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  • Basic Tools

    There are many tools of the painting trade. But they can be whittled down to the bare necessities to be able to supply you with a good range of painting implements. I think that the basic ones are:

    Working area
    Light Source
    Newspaper
    Brushes
    Sharp Craft/Hobby Knife
    Needle Files
    Water Receptacle
    Mixing Palette
    Old Paint Pots or Cork Pieces


    Working Area: To be able to paint effectively and with minimal 'stress', a large, clean working area is ideal. It can range from many different things. Such as a desk in your bedroom, to the dining room table (if mum and dad will let you). You should be within easy reach of all your painting materials, and most important, you need to be comfortable. You will not get good results if you you are constantly having breaks to stretch your back muscles from bad posture. Just make sure that your working area is around the level of the bottom of your rib cage. It works for me. If you can get your hands on one, an adjustable height chair can be the best thing since sliced bread. Once you have set it to a desired height, you won't need to constantly change your posture.

    Light Source: The next important item on the list is your light source. If you can place your table near a window that lets in a lot of sunlight, then this is the best. But, if you are like me, and paint around the clock, then the sun isn't going to always be there for you. So a desklamp is going to be needed. Light that is produced from ceiling globes just doesn't cut it. There are many types of lamps on the market. The best type to get are the ones that have moveable parts so that you can move the lamp where needed. The lamp that I have clamps onto the side of my desk, and is made up of arms and springs. I can place the light where and when I want to, so I can't complain, really. The idea of the light source is to be able to see what you are doing, obviously, but it will be no good if the head of the lamp is in your way. The best place to position the head is about 2-3" away from your forehead. This is mainly so you don't look like you have been to Hawaii for a holiday. This way the light will be shining directly onto what you are trying to paint. Any other position and you will only cloud your miniature in shadows (you may aswell paint in the dark).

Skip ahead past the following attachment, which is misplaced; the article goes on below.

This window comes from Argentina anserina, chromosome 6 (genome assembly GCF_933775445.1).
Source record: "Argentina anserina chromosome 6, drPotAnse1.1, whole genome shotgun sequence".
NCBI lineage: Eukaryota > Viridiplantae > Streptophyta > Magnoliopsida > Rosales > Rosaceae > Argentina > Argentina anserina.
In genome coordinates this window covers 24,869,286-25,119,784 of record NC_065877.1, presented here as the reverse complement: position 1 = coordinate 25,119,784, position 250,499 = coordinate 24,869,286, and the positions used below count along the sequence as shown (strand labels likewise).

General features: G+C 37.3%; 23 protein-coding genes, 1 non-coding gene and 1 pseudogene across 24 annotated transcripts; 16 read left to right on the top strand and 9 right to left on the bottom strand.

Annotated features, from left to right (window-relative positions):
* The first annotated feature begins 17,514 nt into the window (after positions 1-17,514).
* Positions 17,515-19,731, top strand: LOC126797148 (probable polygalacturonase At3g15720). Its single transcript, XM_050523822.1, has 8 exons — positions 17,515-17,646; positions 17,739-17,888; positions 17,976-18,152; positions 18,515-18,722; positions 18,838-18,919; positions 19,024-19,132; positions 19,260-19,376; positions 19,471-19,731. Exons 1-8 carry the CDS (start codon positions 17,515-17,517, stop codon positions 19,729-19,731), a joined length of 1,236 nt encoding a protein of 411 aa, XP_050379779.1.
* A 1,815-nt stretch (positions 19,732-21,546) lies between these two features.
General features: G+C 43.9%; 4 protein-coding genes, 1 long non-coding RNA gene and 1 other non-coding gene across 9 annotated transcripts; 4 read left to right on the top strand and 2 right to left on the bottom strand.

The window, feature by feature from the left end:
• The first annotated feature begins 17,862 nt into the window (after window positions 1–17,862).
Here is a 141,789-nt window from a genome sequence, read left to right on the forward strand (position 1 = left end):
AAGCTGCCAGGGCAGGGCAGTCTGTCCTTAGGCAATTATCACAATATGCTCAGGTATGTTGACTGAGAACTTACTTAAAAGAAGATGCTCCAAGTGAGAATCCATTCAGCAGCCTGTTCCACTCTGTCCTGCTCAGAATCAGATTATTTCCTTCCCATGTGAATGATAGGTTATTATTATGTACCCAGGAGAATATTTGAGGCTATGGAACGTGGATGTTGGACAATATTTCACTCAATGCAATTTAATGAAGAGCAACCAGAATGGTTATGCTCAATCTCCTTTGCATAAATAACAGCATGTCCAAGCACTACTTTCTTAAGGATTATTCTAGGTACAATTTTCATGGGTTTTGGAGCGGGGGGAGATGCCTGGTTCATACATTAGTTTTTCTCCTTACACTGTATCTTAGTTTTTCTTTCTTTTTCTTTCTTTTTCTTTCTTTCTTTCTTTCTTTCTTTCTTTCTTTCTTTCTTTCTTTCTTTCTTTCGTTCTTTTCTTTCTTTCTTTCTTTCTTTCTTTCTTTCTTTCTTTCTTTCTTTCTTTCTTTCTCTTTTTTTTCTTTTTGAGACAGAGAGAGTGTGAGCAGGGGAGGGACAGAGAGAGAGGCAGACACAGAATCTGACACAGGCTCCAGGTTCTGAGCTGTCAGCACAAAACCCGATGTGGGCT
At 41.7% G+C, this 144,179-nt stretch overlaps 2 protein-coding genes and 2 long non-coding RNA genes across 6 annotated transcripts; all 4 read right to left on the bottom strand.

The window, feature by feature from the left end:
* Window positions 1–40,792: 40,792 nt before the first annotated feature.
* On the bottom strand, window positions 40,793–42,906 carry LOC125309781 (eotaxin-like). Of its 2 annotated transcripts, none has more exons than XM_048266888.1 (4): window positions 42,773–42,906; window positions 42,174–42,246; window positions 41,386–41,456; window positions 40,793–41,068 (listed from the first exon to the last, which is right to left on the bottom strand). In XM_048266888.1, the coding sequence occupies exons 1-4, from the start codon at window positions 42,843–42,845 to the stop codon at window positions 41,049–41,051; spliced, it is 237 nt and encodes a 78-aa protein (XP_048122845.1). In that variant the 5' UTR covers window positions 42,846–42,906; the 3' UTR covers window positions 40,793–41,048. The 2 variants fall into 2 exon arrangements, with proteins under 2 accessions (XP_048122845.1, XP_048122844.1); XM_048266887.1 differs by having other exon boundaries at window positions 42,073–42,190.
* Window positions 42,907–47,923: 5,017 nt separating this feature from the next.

Newspaper or any surface covering: To protect your work area from paint and water spillages, some type of covering will be needed. As I constsantly buy the local paper, I have an abundance of paper protection, not to mention some reading while I wait for the paint to dry. But you can also use an old table cloth, folded a few times to be able to soak up any moisture, butcher's paper, or if your really desperate, mum's favourite party dress (just kidding!!!). You should always keep your paints and washing water on the paper, just in case you knock them over. Better to be safe than sorry. A good trick is to have a wad of paper that you are working over, say 20 sheets. That way, when the top few become to congested with goop, you can just slide them out, and use the next few layers. Just save a few papers from the recycling bin, so that you don't run out.